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Comment Re:Copyright Holders Are Winning Control of Our Go (Score 1) 194

Grrr... Stupid new buggy posting system is eating my replies.

Short version: ditto to almost everything you wrote (except for the nature of my MP) but isn't your MP required by law to reply to you if you are a constituent?

Also, while the government bigwigs seem to favour big money at the moment, I find it reassuring that the policy documents coming out of the IPO recently are actually going beyond Gowers (who basically limited his report to what was immediately practical under current European law) to recognise that not everyone agrees about copyright's benefits, the current system is out of sync with popular expectations, and if fixing this requires changes at European level then that is what we should be driving. Though I loathe the idea in principle, for once I find myself hoping that the civil servants will do their thing without paying too much attention to what their elected masters want...

Comment Re:Someone needs to enlighten certain geeks... (Score 1) 194

Why must you people always be so black and white? Of course material was produced before copyright, and would continue to be produced if copyright were replaced or abolished. That is not in dispute. The question is whether copyright is an effective promoter of the production and distribution of works. Does it mean more works get to people? Are those works of higher quality? Does any given work reach more people who enjoy or benefit from it (there is more than enough creative work in the world to last many lifetimes, so getting the right works to the right people is a useful goal)? You used the word "promote" yourself, yet you crudely attempt to gloss over these issues by trying to reduce the debate to a single, mundane question: would [any] material still be made without copyright?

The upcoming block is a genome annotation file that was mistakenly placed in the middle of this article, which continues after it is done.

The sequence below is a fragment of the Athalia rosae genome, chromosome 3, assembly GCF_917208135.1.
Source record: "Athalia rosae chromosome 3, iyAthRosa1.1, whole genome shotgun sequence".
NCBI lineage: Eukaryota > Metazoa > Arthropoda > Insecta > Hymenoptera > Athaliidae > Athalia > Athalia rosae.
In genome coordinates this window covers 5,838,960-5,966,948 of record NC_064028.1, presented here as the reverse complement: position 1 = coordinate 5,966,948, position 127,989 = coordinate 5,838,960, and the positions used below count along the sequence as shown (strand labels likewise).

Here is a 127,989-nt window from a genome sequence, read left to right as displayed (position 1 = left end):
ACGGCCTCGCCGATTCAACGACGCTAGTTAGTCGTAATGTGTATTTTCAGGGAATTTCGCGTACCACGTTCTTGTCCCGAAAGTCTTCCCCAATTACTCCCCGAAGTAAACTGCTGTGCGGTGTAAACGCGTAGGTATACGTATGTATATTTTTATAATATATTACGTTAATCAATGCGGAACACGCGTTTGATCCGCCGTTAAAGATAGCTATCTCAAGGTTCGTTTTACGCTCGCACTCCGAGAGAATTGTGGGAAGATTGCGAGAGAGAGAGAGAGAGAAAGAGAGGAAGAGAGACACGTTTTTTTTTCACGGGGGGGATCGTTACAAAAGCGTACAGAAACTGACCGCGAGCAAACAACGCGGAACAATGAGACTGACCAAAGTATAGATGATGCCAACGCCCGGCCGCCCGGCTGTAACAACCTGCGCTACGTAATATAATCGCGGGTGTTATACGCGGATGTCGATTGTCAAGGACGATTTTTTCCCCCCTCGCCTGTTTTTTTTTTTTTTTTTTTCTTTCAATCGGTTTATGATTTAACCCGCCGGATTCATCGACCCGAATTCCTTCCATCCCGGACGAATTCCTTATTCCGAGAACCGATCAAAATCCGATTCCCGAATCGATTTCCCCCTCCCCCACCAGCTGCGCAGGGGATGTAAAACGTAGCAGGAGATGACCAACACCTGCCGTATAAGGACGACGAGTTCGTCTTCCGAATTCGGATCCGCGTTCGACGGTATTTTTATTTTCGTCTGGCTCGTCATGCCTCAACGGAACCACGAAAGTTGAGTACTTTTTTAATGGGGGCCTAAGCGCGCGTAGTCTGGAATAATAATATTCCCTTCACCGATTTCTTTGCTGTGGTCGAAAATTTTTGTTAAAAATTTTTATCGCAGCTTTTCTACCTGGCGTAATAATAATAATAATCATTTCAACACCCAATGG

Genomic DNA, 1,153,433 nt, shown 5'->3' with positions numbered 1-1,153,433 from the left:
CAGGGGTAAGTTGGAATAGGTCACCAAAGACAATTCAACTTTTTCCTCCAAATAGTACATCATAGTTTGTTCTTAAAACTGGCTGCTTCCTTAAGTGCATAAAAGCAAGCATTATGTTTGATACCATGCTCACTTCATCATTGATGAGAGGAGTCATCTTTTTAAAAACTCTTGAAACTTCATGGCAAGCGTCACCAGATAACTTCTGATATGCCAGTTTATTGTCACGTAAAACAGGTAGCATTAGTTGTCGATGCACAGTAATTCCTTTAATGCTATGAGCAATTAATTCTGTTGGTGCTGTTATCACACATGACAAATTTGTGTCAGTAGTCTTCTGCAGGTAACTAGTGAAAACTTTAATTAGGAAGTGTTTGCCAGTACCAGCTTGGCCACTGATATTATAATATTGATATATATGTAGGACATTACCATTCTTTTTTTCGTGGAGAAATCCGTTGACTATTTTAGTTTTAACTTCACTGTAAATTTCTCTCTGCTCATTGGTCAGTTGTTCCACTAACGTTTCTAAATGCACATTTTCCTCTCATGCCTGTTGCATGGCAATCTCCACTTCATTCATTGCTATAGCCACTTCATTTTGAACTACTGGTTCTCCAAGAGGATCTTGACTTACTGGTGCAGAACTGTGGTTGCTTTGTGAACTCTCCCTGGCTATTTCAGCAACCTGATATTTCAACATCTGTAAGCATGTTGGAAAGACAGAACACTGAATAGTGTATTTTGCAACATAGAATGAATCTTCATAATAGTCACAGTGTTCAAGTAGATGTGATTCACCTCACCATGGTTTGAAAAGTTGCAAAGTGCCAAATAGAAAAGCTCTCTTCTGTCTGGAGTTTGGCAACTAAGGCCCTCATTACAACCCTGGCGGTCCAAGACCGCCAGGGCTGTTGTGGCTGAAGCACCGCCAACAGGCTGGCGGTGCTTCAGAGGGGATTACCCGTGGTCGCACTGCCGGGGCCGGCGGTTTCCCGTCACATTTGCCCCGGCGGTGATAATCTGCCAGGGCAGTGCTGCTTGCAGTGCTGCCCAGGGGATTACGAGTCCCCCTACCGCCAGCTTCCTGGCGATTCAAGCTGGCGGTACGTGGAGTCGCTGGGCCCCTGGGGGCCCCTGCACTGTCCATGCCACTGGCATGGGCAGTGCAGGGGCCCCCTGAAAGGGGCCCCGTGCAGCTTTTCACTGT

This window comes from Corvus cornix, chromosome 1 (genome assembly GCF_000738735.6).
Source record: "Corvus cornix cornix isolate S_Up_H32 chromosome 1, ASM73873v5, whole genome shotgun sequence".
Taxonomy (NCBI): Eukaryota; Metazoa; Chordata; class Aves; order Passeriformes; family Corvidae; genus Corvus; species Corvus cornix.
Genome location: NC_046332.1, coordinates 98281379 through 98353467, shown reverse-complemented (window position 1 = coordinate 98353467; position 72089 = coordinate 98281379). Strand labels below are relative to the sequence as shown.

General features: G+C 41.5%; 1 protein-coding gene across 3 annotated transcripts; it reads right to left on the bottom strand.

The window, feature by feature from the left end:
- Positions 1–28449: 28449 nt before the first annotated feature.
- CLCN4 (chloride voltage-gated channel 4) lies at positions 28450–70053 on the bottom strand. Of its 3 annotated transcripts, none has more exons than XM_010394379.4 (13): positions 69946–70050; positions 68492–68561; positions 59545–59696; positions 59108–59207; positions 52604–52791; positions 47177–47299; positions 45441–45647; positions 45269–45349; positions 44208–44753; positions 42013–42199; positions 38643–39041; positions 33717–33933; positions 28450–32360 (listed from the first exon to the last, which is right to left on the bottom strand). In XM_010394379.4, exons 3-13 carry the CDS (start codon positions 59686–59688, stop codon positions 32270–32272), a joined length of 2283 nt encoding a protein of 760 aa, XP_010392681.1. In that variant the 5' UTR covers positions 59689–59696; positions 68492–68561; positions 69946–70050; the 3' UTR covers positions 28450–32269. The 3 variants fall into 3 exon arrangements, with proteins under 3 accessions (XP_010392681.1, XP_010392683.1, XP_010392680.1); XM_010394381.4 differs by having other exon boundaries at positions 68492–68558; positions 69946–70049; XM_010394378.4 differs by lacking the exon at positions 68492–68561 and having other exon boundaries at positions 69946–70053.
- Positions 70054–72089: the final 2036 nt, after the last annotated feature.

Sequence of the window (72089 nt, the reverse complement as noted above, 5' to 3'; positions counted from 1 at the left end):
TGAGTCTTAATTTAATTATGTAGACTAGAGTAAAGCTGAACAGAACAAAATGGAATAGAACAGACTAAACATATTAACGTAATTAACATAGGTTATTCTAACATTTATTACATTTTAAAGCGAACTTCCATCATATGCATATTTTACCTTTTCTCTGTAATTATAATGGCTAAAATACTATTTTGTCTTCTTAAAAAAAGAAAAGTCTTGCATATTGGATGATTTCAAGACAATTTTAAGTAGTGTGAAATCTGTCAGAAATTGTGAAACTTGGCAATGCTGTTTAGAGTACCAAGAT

And what is with your obsession with funding from the public purse? Copyright is not a purely macroeconomic tool. A very important part of the system is that it creates a direct channel for reward between consumer and producer: those who distribute their works to more people or are more valuable have more opportunity to benefit, thus there is a direct incentive to increase quality and maximise distribution.

Of course, old-fashioned set-ups where big organisations take the copyright in exchange for a deal that is rarely optimal for the creative people involved screw with this principle. However, as we've seen, the Internet is a great tool for change and developing new business models. Copyright is going to benefit individuals more and middleman corporations less as time goes on. In fact, strong copyright laws and a cost-effective method of enforcement could be a great leveller to prevent megacorps with economies of scale and visible brands from freeloading by letting the little guys put in all the effort and then scooping up the work for distribution without any obligation to give fair compensation.